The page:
Patients may also have fear of a neurosurgical operation and the importance of this should not be underestimated. Patients should be approached with an understanding of these fears and not with an outright “now or never” ultimatum. This may put undue pressure on patients, later on possibly leading to many more problems than need be in case they feel pressurized into taking an operation and experience side-effects. Proper information from a physician with knowledge of the procedure and with a good relationship with and knowledge of the patient and his or her situation, as well as time, may prevent later problems. How many patients offered the treatment decline this offer has also not, to our knowledge, been reported so far.

Continuous levodopa treatment

Intravenous

In 1975, Shoulson described 7 Parkinson’s patients with severe on/off fluctuations on oral medication who were administered intravenous levodopa continuously. The administration, encouragingly, led to the virtual disappearance of the fluctuations (Shoulson et al 1975). Several small additional trials in the UK and the US supported these findings (Nutt et al 1984; Quinn et al 1984). The efficiency of continuous intravenous treatment in reducing fluctuations led these researchers to propose the development of strategies for continuous treatment with levodopa-analogues for such patients (Quinn et al 1984). Hardie and co-workers performed a meticulous study focussing mainly on fluctuating symptoms such as dyskinesias and off-dose dystonias. They used careful monitoring of oral medication with both serum levodopa concentration measurements and clinical evaluation of patients as well as similar monitoring after i.v. administration and response to the dopamine agonists lisuride and apomorphine (Hardie et al 1984). Again it was demonstrated that continuous intravenous administration gave more stable serum curves and that this clearly reduced fluctuations. The pharmacochemical characteristics of levodopa itself meant that it could only be administered intravenously or orally. Especially the low aqeous solubility of levodopa made it impossible to consider subcutaneous administration since considerable volumes would have been required. In the intravenous studies volumes over 2 L of solute (saline or dextrose and water) per day with less than 1 mg/mL of levodopa were often administered, making this administration very cumbersome. The acidity of the infusion substance further made thrombophlebitis a distinct possibility, and to reduce this risk central venous access was often utilized.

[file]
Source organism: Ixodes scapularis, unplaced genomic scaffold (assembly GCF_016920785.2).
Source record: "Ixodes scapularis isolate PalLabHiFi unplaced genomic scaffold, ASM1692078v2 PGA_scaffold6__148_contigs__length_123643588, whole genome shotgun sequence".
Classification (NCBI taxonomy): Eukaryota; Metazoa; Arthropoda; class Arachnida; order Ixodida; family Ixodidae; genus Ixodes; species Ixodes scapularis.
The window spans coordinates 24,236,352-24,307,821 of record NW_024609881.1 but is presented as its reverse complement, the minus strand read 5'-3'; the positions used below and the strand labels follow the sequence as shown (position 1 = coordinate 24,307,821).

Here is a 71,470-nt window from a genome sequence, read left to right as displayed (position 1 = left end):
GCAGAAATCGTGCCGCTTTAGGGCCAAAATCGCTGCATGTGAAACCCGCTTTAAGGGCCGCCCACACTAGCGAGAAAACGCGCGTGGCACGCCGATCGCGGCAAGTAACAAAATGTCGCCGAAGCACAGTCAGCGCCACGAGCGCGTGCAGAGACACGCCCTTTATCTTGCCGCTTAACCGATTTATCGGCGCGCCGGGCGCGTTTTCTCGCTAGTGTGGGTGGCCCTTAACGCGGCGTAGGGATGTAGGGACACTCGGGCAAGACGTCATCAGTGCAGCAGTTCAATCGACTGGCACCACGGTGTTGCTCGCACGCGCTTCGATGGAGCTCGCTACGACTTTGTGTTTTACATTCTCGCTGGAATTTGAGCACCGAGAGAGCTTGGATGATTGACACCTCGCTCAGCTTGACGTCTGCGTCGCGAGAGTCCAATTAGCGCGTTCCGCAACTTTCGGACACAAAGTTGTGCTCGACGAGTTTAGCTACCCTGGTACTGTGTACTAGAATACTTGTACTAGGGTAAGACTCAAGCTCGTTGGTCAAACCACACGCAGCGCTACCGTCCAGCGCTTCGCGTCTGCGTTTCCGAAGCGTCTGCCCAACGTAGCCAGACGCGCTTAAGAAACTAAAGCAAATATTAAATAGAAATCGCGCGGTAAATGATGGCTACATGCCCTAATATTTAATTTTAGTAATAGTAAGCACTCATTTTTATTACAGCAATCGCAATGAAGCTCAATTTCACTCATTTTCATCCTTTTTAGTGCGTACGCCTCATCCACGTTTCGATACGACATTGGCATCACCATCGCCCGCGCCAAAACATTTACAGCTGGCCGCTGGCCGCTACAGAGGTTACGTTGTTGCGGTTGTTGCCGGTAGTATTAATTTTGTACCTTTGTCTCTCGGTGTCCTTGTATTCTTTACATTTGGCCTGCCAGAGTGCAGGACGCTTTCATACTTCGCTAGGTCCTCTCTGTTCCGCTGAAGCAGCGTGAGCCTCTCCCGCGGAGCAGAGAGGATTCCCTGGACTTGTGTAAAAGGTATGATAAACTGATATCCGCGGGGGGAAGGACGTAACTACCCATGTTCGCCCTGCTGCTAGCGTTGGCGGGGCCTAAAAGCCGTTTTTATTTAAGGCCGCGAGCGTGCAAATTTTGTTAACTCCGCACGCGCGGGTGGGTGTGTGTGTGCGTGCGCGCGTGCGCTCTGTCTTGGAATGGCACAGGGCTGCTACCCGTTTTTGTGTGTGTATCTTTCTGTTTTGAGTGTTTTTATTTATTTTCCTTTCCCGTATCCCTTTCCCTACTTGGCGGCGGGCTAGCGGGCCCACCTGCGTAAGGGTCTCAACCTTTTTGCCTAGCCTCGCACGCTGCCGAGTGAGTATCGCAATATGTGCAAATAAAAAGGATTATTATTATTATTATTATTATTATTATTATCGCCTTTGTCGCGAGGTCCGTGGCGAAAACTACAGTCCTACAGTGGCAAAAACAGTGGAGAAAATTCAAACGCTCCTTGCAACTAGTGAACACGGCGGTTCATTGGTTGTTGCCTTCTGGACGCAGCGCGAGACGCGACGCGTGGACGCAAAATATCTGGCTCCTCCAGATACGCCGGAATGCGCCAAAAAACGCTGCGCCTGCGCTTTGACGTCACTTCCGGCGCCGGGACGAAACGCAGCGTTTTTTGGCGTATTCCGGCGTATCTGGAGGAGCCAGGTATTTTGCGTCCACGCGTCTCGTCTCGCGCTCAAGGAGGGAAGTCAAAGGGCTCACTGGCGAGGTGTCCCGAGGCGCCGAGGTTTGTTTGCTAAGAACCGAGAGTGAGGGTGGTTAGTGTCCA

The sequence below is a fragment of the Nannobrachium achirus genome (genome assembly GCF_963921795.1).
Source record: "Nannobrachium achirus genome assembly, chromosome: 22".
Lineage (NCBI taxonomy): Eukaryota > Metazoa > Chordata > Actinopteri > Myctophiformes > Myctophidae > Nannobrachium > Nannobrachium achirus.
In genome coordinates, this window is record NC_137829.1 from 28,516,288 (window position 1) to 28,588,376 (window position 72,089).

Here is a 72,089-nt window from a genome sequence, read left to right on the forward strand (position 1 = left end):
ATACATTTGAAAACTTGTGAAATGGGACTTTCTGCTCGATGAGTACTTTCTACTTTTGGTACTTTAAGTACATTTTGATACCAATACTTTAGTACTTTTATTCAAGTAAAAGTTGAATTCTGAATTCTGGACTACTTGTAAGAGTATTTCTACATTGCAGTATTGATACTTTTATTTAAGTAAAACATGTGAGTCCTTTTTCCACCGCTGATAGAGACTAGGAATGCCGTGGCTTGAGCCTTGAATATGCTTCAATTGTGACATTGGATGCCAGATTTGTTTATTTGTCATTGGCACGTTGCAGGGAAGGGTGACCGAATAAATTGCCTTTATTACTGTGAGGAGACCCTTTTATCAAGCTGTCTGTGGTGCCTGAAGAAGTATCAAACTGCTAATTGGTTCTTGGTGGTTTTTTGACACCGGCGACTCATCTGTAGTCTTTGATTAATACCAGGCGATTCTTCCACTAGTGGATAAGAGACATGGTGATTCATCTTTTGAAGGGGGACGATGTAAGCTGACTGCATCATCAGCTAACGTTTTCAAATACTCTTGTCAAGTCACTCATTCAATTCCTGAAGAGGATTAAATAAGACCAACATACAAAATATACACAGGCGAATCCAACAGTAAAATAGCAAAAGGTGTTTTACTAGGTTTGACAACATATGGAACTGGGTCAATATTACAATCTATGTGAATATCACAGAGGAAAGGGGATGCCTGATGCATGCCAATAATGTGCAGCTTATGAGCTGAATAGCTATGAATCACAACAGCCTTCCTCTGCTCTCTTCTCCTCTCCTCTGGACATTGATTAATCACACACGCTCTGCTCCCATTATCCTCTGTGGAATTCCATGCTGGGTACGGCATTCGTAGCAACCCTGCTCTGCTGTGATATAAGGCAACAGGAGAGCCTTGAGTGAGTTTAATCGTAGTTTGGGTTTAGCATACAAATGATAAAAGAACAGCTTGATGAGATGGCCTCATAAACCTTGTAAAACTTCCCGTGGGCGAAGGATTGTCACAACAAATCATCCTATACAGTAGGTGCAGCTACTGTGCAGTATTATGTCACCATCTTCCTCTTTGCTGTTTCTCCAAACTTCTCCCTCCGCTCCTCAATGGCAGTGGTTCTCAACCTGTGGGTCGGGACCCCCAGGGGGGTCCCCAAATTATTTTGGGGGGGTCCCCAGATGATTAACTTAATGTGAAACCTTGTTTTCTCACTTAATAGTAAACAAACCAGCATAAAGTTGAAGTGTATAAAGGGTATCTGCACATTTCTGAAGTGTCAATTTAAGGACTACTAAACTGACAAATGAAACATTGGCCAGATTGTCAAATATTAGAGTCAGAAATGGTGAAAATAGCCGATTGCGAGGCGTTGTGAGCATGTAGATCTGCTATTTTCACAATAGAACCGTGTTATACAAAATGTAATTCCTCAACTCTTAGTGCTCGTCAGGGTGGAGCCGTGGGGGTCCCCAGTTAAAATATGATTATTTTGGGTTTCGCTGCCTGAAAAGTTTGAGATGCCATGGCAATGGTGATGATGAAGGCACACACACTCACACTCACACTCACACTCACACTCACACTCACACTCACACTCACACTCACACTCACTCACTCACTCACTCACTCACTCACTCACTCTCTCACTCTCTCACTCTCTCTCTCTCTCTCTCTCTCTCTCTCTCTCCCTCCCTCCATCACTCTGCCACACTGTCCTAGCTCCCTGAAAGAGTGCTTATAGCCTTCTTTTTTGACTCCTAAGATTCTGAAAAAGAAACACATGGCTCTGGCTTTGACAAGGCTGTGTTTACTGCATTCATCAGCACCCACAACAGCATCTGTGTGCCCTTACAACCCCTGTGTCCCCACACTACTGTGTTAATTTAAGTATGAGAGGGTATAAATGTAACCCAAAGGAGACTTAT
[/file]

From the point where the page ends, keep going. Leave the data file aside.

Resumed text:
Intra-duodenal

Kurlan and co-workers as well as Sage and co-workers demonstrated that direct intra-duodenal infusion was possible and also reduced fluctuations to a similar extent to i.v. infusions (Kurlan et al 1986, 1988, Sage et al 1988a). An Italian group reported a single case with very advanced disease which they treated with levodopa methyl ester (250 mg/mL levodopa) intraduodenally, thus considerably reducing volume requirements (Ruggieri et al 1989). This group has later continued the use of this strategy for enteral levodopa administration for more patients with good result (Stocchi et al 1992). Later studies have further corroborated this and especially shown good improvement of the hyperkinesias and dyskinesias but also increased on-times and improved motor scores (Syed et al 1998; Stocchi et al 2005).

Pharmacokinetics of levodopa infusion therapies

The first solutions that were used for enteral infusion of levodopa contained 1 g/L levodopa and 250 mg/L carbidopa which again meant that large volumes had to be used (Kurlan et al 1988). Kurlan et al compared standard oral medication of levodopa with levodopa administered either intermittently to simulate oral intake patterns but with intragastric or intra-duodenal administration, or with continuous administration to these same sites (Kurlan et al 1988). In 10 patients continuous intra-duodenal administration gave the best result and the lowest coefficient of variation of plasma levels of levodopa.